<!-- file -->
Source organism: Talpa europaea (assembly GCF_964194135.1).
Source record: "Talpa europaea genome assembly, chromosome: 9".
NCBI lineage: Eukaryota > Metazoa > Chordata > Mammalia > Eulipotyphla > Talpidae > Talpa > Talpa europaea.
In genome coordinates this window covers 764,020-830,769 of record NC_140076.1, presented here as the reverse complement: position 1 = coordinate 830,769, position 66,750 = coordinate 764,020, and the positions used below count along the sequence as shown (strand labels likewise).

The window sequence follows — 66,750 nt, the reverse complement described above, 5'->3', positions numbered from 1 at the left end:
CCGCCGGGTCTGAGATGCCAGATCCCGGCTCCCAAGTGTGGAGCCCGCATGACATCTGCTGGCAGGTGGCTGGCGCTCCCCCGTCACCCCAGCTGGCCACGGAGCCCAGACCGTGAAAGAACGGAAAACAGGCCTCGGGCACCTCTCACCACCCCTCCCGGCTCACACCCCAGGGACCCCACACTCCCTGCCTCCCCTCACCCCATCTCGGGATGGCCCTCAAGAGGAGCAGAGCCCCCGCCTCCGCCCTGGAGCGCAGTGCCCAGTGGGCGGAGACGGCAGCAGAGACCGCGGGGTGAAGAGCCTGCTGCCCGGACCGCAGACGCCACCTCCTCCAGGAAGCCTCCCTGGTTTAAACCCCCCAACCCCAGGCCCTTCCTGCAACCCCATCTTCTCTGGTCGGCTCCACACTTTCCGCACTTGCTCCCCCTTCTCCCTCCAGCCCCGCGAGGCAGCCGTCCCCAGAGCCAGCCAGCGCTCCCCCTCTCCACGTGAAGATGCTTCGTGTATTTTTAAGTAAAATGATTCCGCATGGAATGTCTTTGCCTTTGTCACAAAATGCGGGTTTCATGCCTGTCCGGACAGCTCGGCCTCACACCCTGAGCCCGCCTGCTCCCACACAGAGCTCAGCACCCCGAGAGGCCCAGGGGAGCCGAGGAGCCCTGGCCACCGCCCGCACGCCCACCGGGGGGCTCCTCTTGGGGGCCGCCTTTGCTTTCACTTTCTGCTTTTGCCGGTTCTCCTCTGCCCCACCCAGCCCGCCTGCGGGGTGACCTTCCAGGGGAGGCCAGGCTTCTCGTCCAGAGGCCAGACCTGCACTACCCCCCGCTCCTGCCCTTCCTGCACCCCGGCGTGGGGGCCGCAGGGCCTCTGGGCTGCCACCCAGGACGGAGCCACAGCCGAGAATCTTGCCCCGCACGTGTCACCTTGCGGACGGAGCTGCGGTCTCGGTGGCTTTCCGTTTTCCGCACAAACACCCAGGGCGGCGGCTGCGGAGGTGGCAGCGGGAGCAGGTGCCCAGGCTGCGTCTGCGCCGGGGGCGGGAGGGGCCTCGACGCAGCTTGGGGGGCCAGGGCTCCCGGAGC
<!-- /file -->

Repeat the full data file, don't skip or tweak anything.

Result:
Source organism: Talpa europaea (assembly GCF_964194135.1).
Source record: "Talpa europaea genome assembly, chromosome: 9".
NCBI lineage: Eukaryota > Metazoa > Chordata > Mammalia > Eulipotyphla > Talpidae > Talpa > Talpa europaea.
In genome coordinates this window covers 764,020-830,769 of record NC_140076.1, presented here as the reverse complement: position 1 = coordinate 830,769, position 66,750 = coordinate 764,020, and the positions used below count along the sequence as shown (strand labels likewise).

The window sequence follows — 66,750 nt, the reverse complement described above, 5'->3', positions numbered from 1 at the left end:
CCGCCGGGTCTGAGATGCCAGATCCCGGCTCCCAAGTGTGGAGCCCGCATGACATCTGCTGGCAGGTGGCTGGCGCTCCCCCGTCACCCCAGCTGGCCACGGAGCCCAGACCGTGAAAGAACGGAAAACAGGCCTCGGGCACCTCTCACCACCCCTCCCGGCTCACACCCCAGGGACCCCACACTCCCTGCCTCCCCTCACCCCATCTCGGGATGGCCCTCAAGAGGAGCAGAGCCCCCGCCTCCGCCCTGGAGCGCAGTGCCCAGTGGGCGGAGACGGCAGCAGAGACCGCGGGGTGAAGAGCCTGCTGCCCGGACCGCAGACGCCACCTCCTCCAGGAAGCCTCCCTGGTTTAAACCCCCCAACCCCAGGCCCTTCCTGCAACCCCATCTTCTCTGGTCGGCTCCACACTTTCCGCACTTGCTCCCCCTTCTCCCTCCAGCCCCGCGAGGCAGCCGTCCCCAGAGCCAGCCAGCGCTCCCCCTCTCCACGTGAAGATGCTTCGTGTATTTTTAAGTAAAATGATTCCGCATGGAATGTCTTTGCCTTTGTCACAAAATGCGGGTTTCATGCCTGTCCGGACAGCTCGGCCTCACACCCTGAGCCCGCCTGCTCCCACACAGAGCTCAGCACCCCGAGAGGCCCAGGGGAGCCGAGGAGCCCTGGCCACCGCCCGCACGCCCACCGGGGGGCTCCTCTTGGGGGCCGCCTTTGCTTTCACTTTCTGCTTTTGCCGGTTCTCCTCTGCCCCACCCAGCCCGCCTGCGGGGTGACCTTCCAGGGGAGGCCAGGCTTCTCGTCCAGAGGCCAGACCTGCACTACCCCCCGCTCCTGCCCTTCCTGCACCCCGGCGTGGGGGCCGCAGGGCCTCTGGGCTGCCACCCAGGACGGAGCCACAGCCGAGAATCTTGCCCCGCACGTGTCACCTTGCGGACGGAGCTGCGGTCTCGGTGGCTTTCCGTTTTCCGCACAAACACCCAGGGCGGCGGCTGCGGAGGTGGCAGCGGGAGCAGGTGCCCAGGCTGCGTCTGCGCCGGGGGCGGGAGGGGCCTCGACGCAGCTTGGGGGGCCAGGGCTCCCGGAGC